Dr. Robert Bradshaw is one of our very own BYU Alumni! After graduating from BYU with double degrees in Mathematics and Linguistics he went on to get his Doctor of Philosophy (Ph.D.) in Mathematics from the University of Washington. He was worked the past seven years as a Software Engineer for Google, and after meeting students last year as they toured Google’s Offices in Seattle, BYU invited him to share with students who share the same cougar pride.

# Category: Colloquia

## Focus on Math – Robert Bradshaw

## Colloquium: Michaël Ulrich (Lycée Kléber)

**Title:** Discovering dual groups

**Abstract:** Compact quantum groups are a well-known way of generalizing the concept of a group in the framework of non-commutative mathematics. Less known are dual groups. Introduced by Voiculescu in the 80’s and also known as H-algebras, they are very similar to compact quantum groups but the computliplication has values this time in a free product instead of a tensor product. We will introduce the notion of dual group, compare it to compact quantum groups and give some new results that allow us to understand them

Thursday, February 2nd

4pm 135 TMCB

Refreshments Served

Everyone Welcome!

## Colloquium: Barry Simon (Cal Tech)

**Title:** Tales of Our Forefathers

**Abstract:** This is not a mathematics talk but it is a talk for mathematicians. Too often, we think of historical mathematicians as only names assigned to theorems. With vignettes and anecdotes, I’ll convince you they were also human beings and that, as the Chinese say, “May you live in interesting times” really is a curse.

**Time:** Nov 14th 4:00-5:00PM 3106 JKB

## Colloquium: Brent Albrecht (University of California)

**Title:** Optimal Mass Transport and Curvature Bounds

**Abstract: **Have you ever been in a hurry at the grocery store? Have you ever wondered if you are collecting the items on your list in the most efficient way possible? This is a discrete case of the fundamental problem of optimal mass transport theory. As a consequence of its many and varied applications in both pure and applied mathematics, the problem of optimal mass transport theory has received considerable attention during the past few years. (Indeed, Cédric Villani, one of the prominent researchers in this area, was awarded the Fields Medal in 2010.) On the pure side, the theory of optimal mass transport has found important connections to nonlinear partial differential equations (such as the critically-important Monge-Ampère equations that appear within its foundations), dynamical systems, inequalities (including isoperimetric inequalities), and geometry. On the applied side, partial answers to the transport question have had significant implications in such fields as economics, statistics, computer vision, physics, fluid dynamics, engineering, biology, and even meteorology.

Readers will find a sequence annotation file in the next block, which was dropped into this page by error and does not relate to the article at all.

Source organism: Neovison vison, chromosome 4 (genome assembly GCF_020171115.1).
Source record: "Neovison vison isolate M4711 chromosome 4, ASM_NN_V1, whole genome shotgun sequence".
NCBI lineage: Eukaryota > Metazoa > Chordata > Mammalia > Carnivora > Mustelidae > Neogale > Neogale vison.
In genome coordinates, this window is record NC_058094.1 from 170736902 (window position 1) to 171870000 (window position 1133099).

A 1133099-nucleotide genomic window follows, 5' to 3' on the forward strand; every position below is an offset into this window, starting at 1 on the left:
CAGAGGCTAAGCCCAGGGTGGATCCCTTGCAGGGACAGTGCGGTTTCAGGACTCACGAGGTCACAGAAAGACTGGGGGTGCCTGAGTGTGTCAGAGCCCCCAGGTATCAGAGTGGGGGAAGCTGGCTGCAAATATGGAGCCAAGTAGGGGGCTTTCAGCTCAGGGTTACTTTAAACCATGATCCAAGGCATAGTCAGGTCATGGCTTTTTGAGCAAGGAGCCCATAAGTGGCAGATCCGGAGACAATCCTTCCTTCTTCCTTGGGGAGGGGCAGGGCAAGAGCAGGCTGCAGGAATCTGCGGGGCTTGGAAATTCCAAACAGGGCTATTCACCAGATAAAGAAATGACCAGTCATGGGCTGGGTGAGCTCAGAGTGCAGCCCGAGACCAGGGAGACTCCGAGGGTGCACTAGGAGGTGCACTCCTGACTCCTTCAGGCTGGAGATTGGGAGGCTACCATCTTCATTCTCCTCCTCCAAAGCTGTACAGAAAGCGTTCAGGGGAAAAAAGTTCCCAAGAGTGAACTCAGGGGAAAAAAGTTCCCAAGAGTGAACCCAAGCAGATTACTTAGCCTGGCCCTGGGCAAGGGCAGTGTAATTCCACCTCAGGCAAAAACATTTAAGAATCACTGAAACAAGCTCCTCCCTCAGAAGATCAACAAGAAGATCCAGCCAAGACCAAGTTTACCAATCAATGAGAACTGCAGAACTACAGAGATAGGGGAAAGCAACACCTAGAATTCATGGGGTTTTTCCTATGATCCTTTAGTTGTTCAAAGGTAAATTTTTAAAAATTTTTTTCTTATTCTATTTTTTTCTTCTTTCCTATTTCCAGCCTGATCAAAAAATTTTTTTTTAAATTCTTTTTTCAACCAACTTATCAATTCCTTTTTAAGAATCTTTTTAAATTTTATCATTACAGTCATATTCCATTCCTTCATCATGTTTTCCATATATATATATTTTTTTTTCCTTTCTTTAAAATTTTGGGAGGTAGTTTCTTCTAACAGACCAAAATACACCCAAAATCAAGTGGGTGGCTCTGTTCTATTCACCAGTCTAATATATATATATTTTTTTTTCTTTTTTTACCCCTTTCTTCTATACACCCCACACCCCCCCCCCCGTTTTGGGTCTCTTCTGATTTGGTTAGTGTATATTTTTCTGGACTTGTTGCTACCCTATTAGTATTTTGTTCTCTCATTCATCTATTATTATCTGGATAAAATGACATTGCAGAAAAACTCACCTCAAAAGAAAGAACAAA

In this talk, we will introduce the basic notions of optimal mass transport theory as well as discuss some interactions between optimal mass transport theory and the geometry of the underlying (and other related) spaces. More particularly, we will present some results concerning the inherited geometric properties of the 2-Wasserstein metric space of probability measures (over its parent space) and state a special case of the so-called curvature-dimension condition arising in the study of optimal transport over Riemannian manifolds. We will also explore the possibility of extending L. Caffarelli’s celebrated contraction theorem to the setting of the standard sphere as well as examine a curvature bound obtained very recently by A. Kolesnikov. We will end with a generalization of a part of E. Calabi’s work concerning Hessian metrics.

The majority of this presentation should be accessible to all graduate students, especially those with coursework in differential geometry. All are welcome to attend.

## Colloquium: Jaylan Jones (Michigan State University)

**Title: **The Three M’s of Scientific Computing: A High-Performance Solution to the FCH Equation

**Abstract:** Modern computing architecture is advancing our ability to approximate solutions to partial differential equations. I will present an example of how a graphics processing unit (GPU) can make a large problem tractable. The Functionalized Cahn-Hilliard (FCH) equation in three dimensions,

*u _{t}* = Δ(ε

^{2}Δ –

*W*″(

*u*) + ε

^{2}η)(ε

^{2}Δ

*u*–

*W*′(

*u*)),

describes pore network formation in a functionalized polymer/solvent system like those used in hydrogen fuel cells. The physical process is defined by multiple time-scales: short time phase separation, long time network growth, and slow evolution to steady state. This requires very long, accurate simulations to correctly describe the physics. I will present a fast, numerically stable, and time-accurate method for solving the FCH equation. Experimentation with several different methods for computing time evolution led to a Fourier spectral method in space with an exponential time integrator giving the desired qualities. Numerical results on a GPU show a 10x speedup over a fully-parallelized eight-core CPU.